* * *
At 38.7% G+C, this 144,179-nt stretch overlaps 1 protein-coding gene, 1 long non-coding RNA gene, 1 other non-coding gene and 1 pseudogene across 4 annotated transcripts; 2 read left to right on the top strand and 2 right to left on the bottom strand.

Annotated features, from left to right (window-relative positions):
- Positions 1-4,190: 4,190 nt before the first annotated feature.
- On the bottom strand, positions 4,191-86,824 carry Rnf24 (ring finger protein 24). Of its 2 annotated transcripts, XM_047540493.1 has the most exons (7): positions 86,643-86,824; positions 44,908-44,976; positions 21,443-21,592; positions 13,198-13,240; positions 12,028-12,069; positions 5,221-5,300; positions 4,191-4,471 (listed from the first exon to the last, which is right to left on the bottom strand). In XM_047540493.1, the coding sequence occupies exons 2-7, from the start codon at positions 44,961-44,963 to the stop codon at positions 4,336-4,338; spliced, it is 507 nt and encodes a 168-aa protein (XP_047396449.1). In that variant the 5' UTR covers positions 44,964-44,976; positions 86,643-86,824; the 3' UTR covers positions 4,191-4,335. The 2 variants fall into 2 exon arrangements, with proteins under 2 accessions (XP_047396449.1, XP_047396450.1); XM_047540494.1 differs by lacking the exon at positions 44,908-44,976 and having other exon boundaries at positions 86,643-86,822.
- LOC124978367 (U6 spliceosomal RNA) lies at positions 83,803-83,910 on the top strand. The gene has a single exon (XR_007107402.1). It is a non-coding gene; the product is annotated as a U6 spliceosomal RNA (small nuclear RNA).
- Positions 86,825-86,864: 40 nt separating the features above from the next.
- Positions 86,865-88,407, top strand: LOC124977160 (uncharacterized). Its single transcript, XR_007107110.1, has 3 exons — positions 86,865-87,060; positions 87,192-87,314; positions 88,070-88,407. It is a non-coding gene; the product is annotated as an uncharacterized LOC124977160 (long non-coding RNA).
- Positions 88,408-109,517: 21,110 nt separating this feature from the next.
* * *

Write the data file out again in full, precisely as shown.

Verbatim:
At 38.7% G+C, this 144,179-nt stretch overlaps 1 protein-coding gene, 1 long non-coding RNA gene, 1 other non-coding gene and 1 pseudogene across 4 annotated transcripts; 2 read left to right on the top strand and 2 right to left on the bottom strand.

Annotated features, from left to right (window-relative positions):
- Positions 1-4,190: 4,190 nt before the first annotated feature.
- On the bottom strand, positions 4,191-86,824 carry Rnf24 (ring finger protein 24). Of its 2 annotated transcripts, XM_047540493.1 has the most exons (7): positions 86,643-86,824; positions 44,908-44,976; positions 21,443-21,592; positions 13,198-13,240; positions 12,028-12,069; positions 5,221-5,300; positions 4,191-4,471 (listed from the first exon to the last, which is right to left on the bottom strand). In XM_047540493.1, the coding sequence occupies exons 2-7, from the start codon at positions 44,961-44,963 to the stop codon at positions 4,336-4,338; spliced, it is 507 nt and encodes a 168-aa protein (XP_047396449.1). In that variant the 5' UTR covers positions 44,964-44,976; positions 86,643-86,824; the 3' UTR covers positions 4,191-4,335. The 2 variants fall into 2 exon arrangements, with proteins under 2 accessions (XP_047396449.1, XP_047396450.1); XM_047540494.1 differs by lacking the exon at positions 44,908-44,976 and having other exon boundaries at positions 86,643-86,822.
- LOC124978367 (U6 spliceosomal RNA) lies at positions 83,803-83,910 on the top strand. The gene has a single exon (XR_007107402.1). It is a non-coding gene; the product is annotated as a U6 spliceosomal RNA (small nuclear RNA).
- Positions 86,825-86,864: 40 nt separating the features above from the next.
- Positions 86,865-88,407, top strand: LOC124977160 (uncharacterized). Its single transcript, XR_007107110.1, has 3 exons — positions 86,865-87,060; positions 87,192-87,314; positions 88,070-88,407. It is a non-coding gene; the product is annotated as an uncharacterized LOC124977160 (long non-coding RNA).
- Positions 88,408-109,517: 21,110 nt separating this feature from the next.